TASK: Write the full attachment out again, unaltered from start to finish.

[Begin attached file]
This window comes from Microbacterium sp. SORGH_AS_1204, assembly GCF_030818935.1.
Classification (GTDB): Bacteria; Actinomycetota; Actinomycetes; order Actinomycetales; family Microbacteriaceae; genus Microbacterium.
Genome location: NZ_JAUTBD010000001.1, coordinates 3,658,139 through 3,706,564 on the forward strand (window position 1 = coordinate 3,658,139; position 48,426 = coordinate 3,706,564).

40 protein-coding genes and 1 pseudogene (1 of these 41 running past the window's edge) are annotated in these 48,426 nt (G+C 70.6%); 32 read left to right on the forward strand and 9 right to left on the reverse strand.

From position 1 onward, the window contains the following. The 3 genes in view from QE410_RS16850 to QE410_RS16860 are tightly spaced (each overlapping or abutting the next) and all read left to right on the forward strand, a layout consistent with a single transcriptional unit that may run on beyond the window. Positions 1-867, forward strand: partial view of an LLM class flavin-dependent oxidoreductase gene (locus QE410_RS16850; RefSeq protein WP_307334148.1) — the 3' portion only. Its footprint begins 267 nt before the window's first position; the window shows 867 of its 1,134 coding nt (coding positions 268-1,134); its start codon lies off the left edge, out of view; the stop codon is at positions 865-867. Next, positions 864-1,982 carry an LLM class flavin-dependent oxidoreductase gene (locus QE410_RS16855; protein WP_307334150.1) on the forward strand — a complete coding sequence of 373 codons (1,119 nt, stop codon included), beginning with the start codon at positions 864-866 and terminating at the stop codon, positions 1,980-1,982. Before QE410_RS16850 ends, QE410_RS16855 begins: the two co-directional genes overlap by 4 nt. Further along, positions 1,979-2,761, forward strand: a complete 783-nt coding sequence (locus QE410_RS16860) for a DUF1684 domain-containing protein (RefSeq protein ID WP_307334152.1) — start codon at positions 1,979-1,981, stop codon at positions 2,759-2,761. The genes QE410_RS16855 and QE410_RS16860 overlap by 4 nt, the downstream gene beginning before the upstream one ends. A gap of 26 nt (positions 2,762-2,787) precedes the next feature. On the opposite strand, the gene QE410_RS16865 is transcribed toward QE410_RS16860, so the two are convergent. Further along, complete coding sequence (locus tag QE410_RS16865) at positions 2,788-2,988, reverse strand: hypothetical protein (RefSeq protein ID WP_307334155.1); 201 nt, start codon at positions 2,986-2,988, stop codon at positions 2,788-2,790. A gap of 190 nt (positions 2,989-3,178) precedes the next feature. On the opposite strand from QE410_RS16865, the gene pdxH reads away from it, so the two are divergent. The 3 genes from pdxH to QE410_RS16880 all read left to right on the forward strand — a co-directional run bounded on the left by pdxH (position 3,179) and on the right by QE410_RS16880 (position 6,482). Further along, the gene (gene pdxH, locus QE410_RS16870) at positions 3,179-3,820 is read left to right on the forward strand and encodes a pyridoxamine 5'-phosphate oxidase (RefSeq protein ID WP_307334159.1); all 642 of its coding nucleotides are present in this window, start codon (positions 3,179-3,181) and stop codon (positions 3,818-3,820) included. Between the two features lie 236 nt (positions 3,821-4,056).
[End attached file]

This window comes from Microbacterium sp. SORGH_AS_1204, assembly GCF_030818935.1.
Classification (GTDB): Bacteria; Actinomycetota; Actinomycetes; order Actinomycetales; family Microbacteriaceae; genus Microbacterium.
Genome location: NZ_JAUTBD010000001.1, coordinates 3,658,139 through 3,706,564 on the forward strand (window position 1 = coordinate 3,658,139; position 48,426 = coordinate 3,706,564).

40 protein-coding genes and 1 pseudogene (1 of these 41 running past the window's edge) are annotated in these 48,426 nt (G+C 70.6%); 32 read left to right on the forward strand and 9 right to left on the reverse strand.

From position 1 onward, the window contains the following. The 3 genes in view from QE410_RS16850 to QE410_RS16860 are tightly spaced (each overlapping or abutting the next) and all read left to right on the forward strand, a layout consistent with a single transcriptional unit that may run on beyond the window. Positions 1-867, forward strand: partial view of an LLM class flavin-dependent oxidoreductase gene (locus QE410_RS16850; RefSeq protein WP_307334148.1) — the 3' portion only. Its footprint begins 267 nt before the window's first position; the window shows 867 of its 1,134 coding nt (coding positions 268-1,134); its start codon lies off the left edge, out of view; the stop codon is at positions 865-867. Next, positions 864-1,982 carry an LLM class flavin-dependent oxidoreductase gene (locus QE410_RS16855; protein WP_307334150.1) on the forward strand — a complete coding sequence of 373 codons (1,119 nt, stop codon included), beginning with the start codon at positions 864-866 and terminating at the stop codon, positions 1,980-1,982. Before QE410_RS16850 ends, QE410_RS16855 begins: the two co-directional genes overlap by 4 nt. Further along, positions 1,979-2,761, forward strand: a complete 783-nt coding sequence (locus QE410_RS16860) for a DUF1684 domain-containing protein (RefSeq protein ID WP_307334152.1) — start codon at positions 1,979-1,981, stop codon at positions 2,759-2,761. The genes QE410_RS16855 and QE410_RS16860 overlap by 4 nt, the downstream gene beginning before the upstream one ends. A gap of 26 nt (positions 2,762-2,787) precedes the next feature. On the opposite strand, the gene QE410_RS16865 is transcribed toward QE410_RS16860, so the two are convergent. Further along, complete coding sequence (locus tag QE410_RS16865) at positions 2,788-2,988, reverse strand: hypothetical protein (RefSeq protein ID WP_307334155.1); 201 nt, start codon at positions 2,986-2,988, stop codon at positions 2,788-2,790. A gap of 190 nt (positions 2,989-3,178) precedes the next feature. On the opposite strand from QE410_RS16865, the gene pdxH reads away from it, so the two are divergent. The 3 genes from pdxH to QE410_RS16880 all read left to right on the forward strand — a co-directional run bounded on the left by pdxH (position 3,179) and on the right by QE410_RS16880 (position 6,482). Further along, the gene (gene pdxH, locus QE410_RS16870) at positions 3,179-3,820 is read left to right on the forward strand and encodes a pyridoxamine 5'-phosphate oxidase (RefSeq protein ID WP_307334159.1); all 642 of its coding nucleotides are present in this window, start codon (positions 3,179-3,181) and stop codon (positions 3,818-3,820) included. Between the two features lie 236 nt (positions 3,821-4,056).